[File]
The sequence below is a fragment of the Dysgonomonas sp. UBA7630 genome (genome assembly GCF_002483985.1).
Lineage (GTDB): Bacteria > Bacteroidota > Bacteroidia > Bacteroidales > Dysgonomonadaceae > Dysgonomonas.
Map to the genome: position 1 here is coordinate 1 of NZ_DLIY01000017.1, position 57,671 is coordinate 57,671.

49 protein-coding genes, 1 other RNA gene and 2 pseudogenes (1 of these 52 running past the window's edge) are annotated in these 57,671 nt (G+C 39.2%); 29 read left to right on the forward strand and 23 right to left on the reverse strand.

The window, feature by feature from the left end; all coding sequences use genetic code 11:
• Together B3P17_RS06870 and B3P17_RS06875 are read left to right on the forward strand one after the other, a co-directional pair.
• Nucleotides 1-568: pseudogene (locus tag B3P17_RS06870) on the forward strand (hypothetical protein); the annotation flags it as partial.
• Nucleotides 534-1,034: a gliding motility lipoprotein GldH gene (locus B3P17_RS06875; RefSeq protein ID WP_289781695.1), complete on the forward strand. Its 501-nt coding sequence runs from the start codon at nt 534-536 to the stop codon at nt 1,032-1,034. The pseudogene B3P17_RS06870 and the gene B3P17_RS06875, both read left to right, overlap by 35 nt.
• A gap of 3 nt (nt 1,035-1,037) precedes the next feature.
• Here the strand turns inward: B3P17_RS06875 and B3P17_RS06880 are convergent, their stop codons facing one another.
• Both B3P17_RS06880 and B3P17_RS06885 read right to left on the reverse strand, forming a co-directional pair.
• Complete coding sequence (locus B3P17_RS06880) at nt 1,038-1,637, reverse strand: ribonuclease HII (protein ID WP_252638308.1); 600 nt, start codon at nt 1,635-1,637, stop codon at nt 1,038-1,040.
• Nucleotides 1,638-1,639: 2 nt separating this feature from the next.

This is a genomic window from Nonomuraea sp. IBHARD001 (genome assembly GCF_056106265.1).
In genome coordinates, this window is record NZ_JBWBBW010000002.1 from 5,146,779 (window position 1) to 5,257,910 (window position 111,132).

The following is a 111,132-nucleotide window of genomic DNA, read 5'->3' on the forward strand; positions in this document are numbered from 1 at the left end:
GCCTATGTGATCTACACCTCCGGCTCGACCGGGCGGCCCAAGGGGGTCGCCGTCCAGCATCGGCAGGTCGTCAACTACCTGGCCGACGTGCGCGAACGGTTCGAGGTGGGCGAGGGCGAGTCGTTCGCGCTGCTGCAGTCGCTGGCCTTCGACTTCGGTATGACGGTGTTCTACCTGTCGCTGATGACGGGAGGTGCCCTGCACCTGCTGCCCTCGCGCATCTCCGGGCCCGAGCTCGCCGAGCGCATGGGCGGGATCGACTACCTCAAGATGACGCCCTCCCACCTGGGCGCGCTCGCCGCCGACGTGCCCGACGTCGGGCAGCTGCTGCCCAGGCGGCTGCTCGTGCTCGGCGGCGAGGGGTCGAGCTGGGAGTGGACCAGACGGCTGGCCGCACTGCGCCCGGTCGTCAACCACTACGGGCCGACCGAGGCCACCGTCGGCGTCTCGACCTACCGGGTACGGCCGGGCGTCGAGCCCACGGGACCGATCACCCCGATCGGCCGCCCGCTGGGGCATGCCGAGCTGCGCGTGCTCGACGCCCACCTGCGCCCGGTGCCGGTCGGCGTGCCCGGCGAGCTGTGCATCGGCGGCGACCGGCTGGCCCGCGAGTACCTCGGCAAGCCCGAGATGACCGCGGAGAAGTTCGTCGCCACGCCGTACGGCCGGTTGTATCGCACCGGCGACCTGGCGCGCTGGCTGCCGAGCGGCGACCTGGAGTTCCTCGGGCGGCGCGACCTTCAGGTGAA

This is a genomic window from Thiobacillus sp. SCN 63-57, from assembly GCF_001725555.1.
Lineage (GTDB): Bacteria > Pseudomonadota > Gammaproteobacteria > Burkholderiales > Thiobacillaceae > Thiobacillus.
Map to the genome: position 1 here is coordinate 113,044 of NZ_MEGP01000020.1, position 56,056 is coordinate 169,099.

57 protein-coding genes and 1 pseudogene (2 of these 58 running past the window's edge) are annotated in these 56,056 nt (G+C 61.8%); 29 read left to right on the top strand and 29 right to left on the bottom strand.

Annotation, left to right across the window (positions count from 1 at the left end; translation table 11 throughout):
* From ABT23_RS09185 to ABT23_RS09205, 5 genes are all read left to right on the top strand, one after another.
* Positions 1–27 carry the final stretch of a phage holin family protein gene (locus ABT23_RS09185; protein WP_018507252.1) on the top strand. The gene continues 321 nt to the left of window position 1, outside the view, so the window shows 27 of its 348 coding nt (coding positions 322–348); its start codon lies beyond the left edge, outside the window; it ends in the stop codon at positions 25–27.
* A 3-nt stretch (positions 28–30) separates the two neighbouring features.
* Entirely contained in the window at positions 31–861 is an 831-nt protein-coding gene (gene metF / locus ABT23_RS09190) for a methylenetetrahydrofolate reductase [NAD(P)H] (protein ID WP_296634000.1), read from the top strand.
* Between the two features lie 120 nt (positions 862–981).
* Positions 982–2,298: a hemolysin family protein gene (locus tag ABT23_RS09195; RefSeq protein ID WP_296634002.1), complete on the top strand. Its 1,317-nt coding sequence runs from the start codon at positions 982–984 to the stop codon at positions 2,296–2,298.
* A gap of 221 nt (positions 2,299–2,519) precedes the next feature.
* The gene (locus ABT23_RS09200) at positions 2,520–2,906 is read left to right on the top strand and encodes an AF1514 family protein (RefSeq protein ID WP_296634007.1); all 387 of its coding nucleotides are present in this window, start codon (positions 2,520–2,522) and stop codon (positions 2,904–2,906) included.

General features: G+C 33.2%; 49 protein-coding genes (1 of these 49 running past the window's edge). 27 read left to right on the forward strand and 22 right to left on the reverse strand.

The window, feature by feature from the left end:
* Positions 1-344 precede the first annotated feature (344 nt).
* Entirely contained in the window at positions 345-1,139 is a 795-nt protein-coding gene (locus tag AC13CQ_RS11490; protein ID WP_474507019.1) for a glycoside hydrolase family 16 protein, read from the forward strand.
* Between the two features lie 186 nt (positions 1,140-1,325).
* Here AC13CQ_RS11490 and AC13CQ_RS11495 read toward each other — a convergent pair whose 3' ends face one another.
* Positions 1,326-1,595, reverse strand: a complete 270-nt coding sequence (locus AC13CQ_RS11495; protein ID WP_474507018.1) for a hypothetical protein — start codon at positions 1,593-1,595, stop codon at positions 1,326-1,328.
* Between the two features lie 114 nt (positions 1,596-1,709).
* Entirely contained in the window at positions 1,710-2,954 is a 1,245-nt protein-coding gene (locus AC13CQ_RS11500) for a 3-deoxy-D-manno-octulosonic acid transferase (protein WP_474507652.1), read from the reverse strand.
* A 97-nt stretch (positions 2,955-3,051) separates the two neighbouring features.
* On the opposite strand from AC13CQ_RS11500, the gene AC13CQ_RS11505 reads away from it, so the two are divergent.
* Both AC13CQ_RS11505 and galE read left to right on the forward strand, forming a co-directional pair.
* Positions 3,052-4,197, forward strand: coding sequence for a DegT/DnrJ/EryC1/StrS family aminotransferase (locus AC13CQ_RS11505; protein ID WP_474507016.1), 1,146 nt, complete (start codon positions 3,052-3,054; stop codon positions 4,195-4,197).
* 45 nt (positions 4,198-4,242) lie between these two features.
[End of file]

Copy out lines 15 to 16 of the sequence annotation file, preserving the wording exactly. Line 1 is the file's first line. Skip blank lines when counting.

In genome coordinates, this window is record NZ_JBWBBW010000002.1 from 5,146,779 (window position 1) to 5,257,910 (window position 111,132).

The following is a 111,132-nucleotide window of genomic DNA, read 5'->3' on the forward strand; positions in this document are numbered from 1 at the left end: